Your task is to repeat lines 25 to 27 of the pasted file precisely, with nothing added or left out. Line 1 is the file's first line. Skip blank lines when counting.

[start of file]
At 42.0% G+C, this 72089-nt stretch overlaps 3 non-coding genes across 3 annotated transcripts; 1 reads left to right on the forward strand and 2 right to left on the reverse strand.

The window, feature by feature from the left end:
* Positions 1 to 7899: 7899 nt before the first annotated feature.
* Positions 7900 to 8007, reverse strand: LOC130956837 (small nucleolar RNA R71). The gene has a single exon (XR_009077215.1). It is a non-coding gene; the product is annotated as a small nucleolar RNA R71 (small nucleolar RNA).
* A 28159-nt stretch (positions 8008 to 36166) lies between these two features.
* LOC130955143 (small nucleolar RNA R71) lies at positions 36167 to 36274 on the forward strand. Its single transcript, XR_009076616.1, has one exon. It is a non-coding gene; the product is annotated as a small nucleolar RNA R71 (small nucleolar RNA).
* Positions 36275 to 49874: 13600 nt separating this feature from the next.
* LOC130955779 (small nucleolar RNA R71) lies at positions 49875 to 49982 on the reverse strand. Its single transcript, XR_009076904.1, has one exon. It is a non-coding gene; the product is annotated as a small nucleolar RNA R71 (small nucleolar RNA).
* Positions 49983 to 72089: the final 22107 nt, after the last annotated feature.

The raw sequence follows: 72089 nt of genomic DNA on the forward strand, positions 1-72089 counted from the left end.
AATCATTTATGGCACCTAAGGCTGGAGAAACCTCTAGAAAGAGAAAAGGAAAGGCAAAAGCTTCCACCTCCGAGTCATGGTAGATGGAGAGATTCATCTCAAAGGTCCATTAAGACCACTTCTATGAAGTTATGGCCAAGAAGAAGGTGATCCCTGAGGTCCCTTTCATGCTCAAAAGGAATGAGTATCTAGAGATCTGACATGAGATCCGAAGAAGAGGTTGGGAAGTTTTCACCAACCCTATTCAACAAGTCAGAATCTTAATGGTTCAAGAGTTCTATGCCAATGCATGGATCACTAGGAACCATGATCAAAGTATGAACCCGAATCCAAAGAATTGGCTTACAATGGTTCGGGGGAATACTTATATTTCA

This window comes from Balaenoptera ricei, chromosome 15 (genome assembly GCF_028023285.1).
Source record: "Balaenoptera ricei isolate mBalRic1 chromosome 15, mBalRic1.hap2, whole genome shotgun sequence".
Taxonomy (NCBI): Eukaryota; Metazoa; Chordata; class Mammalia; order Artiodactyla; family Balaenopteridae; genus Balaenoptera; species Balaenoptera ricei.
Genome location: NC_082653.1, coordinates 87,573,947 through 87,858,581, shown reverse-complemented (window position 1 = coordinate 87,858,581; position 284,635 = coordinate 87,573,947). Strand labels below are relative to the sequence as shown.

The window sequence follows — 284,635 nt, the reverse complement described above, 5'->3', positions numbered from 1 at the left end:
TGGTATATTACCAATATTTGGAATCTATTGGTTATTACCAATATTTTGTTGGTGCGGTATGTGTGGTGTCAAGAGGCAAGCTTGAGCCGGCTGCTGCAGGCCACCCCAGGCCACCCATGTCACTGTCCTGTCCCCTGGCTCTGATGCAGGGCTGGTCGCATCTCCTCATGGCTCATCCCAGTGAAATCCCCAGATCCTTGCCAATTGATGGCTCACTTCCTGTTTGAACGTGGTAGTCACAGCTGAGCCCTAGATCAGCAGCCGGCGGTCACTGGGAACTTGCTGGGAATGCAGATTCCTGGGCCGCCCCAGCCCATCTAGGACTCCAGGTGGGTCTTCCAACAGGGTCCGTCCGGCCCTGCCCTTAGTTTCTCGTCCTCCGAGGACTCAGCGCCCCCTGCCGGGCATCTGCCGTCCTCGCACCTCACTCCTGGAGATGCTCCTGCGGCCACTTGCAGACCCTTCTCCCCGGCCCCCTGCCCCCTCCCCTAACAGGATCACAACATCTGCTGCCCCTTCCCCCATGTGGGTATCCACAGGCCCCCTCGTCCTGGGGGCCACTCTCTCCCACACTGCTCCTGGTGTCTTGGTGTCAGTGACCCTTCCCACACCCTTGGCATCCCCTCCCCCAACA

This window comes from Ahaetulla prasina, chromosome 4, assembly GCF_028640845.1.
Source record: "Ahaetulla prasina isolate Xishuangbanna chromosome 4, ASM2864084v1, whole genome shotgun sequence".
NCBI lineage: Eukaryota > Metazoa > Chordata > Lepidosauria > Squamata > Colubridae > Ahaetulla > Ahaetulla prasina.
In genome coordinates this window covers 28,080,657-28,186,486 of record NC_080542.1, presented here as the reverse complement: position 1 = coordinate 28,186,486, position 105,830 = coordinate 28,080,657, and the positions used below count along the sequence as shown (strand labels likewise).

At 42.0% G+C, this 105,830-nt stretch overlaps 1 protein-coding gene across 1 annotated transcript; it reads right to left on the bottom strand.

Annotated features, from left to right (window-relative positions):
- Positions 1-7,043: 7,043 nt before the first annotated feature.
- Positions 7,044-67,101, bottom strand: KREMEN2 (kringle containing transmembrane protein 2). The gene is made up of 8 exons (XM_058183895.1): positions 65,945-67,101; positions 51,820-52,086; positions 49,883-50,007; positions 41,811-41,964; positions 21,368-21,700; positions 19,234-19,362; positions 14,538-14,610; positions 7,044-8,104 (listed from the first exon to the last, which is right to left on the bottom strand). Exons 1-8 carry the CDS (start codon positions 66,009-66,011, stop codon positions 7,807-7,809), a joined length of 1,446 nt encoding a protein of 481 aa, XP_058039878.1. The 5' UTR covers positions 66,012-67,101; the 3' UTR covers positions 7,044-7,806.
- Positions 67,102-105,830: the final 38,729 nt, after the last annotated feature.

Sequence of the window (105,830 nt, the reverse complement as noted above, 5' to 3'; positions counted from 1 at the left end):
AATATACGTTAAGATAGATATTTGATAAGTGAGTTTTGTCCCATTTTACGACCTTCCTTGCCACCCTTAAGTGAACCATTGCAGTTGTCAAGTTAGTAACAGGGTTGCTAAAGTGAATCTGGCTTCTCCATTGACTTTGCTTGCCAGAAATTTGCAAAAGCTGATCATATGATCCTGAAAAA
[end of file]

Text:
- Positions 7,044-67,101, bottom strand: KREMEN2 (kringle containing transmembrane protein 2). The gene is made up of 8 exons (XM_058183895.1): positions 65,945-67,101; positions 51,820-52,086; positions 49,883-50,007; positions 41,811-41,964; positions 21,368-21,700; positions 19,234-19,362; positions 14,538-14,610; positions 7,044-8,104 (listed from the first exon to the last, which is right to left on the bottom strand). Exons 1-8 carry the CDS (start codon positions 66,009-66,011, stop codon positions 7,807-7,809), a joined length of 1,446 nt encoding a protein of 481 aa, XP_058039878.1. The 5' UTR covers positions 66,012-67,101; the 3' UTR covers positions 7,044-7,806.
- Positions 67,102-105,830: the final 38,729 nt, after the last annotated feature.

Sequence of the window (105,830 nt, the reverse complement as noted above, 5' to 3'; positions counted from 1 at the left end):